Puff by Phil Temples

A pair of farm yokels is disturbed by an unidentified flying object hovering around their cattle barn; by Phil Temples.

It's 9:30 in the evening. I put Sally to bed over an hour ago, and now I'm standing at the kitchen sink doing the dishes. Harold is in the study foolin' around with his model airplanes or talkin' on his ham radio or some such.

I look out the window and admire the pasture, and the stars. It's a moonless night. The Milky Way appears as a brilliant vertical swath painted across the canvas sky. Suddenly, my attention is drawn to a bright light that appears out near the barn.

It's another damn yufo.

This one is about fifty feet tall and ten feet across, mostly dark green, with pulsating pink and yellow triangles that radiate off the side like a dragon's spine. I'm calling this yufo "Puff." I give names to all the yufos that I see. I name all of our farm animals, too. I can't help it.

Puff is hovering over the stalls. No doubt he's looking for more livestock to suck up. Good thing we put the cows in the barn earlier. We lost my favorite heifer last month to a yufo. That one resembled a big Rubik's cube, with alternating square patterns that shifted as though some invisible giant twisted and turned it in midair. I called it "Rubie." I know what Rubie wanted with Betsey. You'd a thought the aliens would have mammalian physiology all figured out by now, what with all the reports of mutilated animal carcasses deposited across the county. But I reckon not.

"'Nuther one?" Harold has crept silently into the kitchen; he's standing behind me.

"Yep. Hope the Holsteins'll be okay."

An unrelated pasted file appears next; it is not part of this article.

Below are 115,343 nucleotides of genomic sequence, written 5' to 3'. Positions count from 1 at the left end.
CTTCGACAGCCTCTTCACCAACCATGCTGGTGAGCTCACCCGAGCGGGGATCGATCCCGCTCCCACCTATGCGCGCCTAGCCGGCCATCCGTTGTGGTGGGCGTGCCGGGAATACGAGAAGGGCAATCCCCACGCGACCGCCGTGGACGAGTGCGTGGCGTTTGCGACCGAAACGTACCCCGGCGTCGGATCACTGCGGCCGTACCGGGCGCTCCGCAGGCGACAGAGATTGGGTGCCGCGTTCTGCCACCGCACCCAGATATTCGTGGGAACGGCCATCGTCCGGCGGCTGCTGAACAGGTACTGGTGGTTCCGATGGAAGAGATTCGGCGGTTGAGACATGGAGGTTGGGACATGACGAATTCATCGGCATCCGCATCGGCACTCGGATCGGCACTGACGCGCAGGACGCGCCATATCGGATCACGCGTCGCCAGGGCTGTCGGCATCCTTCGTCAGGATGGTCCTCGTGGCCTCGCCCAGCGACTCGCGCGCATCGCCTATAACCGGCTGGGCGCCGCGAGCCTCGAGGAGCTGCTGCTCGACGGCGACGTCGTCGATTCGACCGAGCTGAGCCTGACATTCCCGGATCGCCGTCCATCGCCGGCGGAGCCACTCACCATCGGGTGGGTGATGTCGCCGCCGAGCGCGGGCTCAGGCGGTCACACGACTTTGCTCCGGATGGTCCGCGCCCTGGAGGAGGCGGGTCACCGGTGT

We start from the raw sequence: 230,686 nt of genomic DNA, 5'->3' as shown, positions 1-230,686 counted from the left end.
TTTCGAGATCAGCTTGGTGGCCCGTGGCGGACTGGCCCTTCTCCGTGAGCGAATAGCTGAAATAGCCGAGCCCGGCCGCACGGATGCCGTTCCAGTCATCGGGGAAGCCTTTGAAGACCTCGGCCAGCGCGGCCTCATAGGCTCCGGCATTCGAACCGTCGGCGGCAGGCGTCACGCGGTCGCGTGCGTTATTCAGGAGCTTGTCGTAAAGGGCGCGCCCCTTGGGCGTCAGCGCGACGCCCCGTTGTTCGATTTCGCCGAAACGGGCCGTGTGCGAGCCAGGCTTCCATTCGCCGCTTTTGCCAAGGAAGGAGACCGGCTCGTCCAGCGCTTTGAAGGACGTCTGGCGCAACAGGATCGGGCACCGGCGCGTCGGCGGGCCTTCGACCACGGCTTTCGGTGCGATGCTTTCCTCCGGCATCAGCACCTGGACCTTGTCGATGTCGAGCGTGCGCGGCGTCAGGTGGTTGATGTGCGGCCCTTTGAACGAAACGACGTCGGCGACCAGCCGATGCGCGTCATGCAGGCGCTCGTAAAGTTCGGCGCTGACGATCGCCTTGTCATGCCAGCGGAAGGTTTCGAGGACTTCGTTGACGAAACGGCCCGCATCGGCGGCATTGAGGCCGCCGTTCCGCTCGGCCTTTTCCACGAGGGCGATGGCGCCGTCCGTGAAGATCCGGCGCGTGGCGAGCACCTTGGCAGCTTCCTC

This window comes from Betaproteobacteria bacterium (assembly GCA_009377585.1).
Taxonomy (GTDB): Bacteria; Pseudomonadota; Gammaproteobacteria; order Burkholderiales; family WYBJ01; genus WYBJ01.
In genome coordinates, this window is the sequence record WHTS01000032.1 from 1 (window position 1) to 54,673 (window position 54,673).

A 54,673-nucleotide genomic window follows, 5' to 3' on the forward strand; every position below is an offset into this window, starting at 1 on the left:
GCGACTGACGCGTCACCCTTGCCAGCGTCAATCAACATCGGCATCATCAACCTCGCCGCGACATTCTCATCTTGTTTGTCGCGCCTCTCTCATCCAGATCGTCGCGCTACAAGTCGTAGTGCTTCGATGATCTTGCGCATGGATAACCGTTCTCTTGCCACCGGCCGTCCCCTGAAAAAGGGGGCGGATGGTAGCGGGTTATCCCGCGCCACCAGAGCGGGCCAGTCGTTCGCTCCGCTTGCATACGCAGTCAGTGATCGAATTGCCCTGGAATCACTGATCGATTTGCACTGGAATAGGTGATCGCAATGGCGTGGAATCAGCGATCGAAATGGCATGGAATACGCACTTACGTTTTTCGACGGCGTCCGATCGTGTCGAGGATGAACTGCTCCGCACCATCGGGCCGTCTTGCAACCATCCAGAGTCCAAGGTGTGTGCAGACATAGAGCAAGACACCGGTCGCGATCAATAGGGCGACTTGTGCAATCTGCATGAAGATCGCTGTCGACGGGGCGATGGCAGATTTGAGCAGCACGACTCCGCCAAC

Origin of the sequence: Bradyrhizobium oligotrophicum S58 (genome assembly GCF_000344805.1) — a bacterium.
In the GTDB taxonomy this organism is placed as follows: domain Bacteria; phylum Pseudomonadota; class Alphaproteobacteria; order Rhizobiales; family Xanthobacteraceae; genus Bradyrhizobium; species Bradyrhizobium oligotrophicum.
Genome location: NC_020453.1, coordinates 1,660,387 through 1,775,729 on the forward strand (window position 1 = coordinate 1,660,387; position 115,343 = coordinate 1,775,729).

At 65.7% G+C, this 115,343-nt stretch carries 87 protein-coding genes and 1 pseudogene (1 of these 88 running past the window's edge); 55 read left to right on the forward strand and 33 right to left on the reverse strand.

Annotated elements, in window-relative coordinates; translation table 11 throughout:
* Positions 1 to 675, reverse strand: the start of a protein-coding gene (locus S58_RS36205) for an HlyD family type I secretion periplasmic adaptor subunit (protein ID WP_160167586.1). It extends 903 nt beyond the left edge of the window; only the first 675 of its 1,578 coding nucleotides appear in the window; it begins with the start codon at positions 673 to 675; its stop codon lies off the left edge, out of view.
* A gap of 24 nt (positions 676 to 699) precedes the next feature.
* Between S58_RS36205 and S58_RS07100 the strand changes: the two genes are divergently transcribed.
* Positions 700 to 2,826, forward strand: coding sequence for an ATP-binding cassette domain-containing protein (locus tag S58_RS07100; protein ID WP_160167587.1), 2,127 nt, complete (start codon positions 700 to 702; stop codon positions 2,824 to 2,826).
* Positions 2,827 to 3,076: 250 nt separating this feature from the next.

Harold wraps his big farm paws around my waist. He lets out a sigh. "A-yup."

Yufos usually tend to stay out of enclosed areas. I say usually but not always. The other night, Jeremiah Winston set a trap for one in his barn. He left the barn door open, and tied up a young ewe in one corner. Then he rigged a shotgun to a couple of trip wires in hopes of blasting the yufo to smithereens. But the thing was too clever for ole' Jeremy. It kinda slid in sideways, in betwixt and between the wires. It sucked up that poor little sheep quicker than you could spit, and then it blasted off for parts unknown. Jeremy was so mad he was cussin' up a blue streak. It was actually funny the way he told it, but I didn't let on. It wouldn't a been polite. I know what it's like to lose an animal.

As Harold and I watch Puff hover, we hear a car pulling up our gravel driveway. Then, we hear a second car. Then, another. And another.


Yufo tourists. They're mostly city folk. Been here all summer. Most of em's been staying at the Sunset Motel, but the university kids have a makeshift campground on the Rogers farm ten miles down the road. They have their hi-tech yufo-detectin' equipment set up there. Harold says they sniff at the ether with their fancy rotating parabolic antennas until they find a yufo. Then they hightail it to the last known coordinates. Harold understands that radio stuff; I don't. Anyway, they got a bead on this particular yufo and now they're here.

We both run to the front door, but Harold wins the race. He goes out on the porch and yells at them, "Hey! You're trespassin' on private property!"

The closest one, a twenty-something kid with a scraggly beard and long hair, pays no attention to Harold.


The kid is gesturing to his fellow passenger - an older, plump fellow - and at Puff. I make the plump fellow out to be a professor type.

Big deal, I think to myself. Like you never seen a yufo before?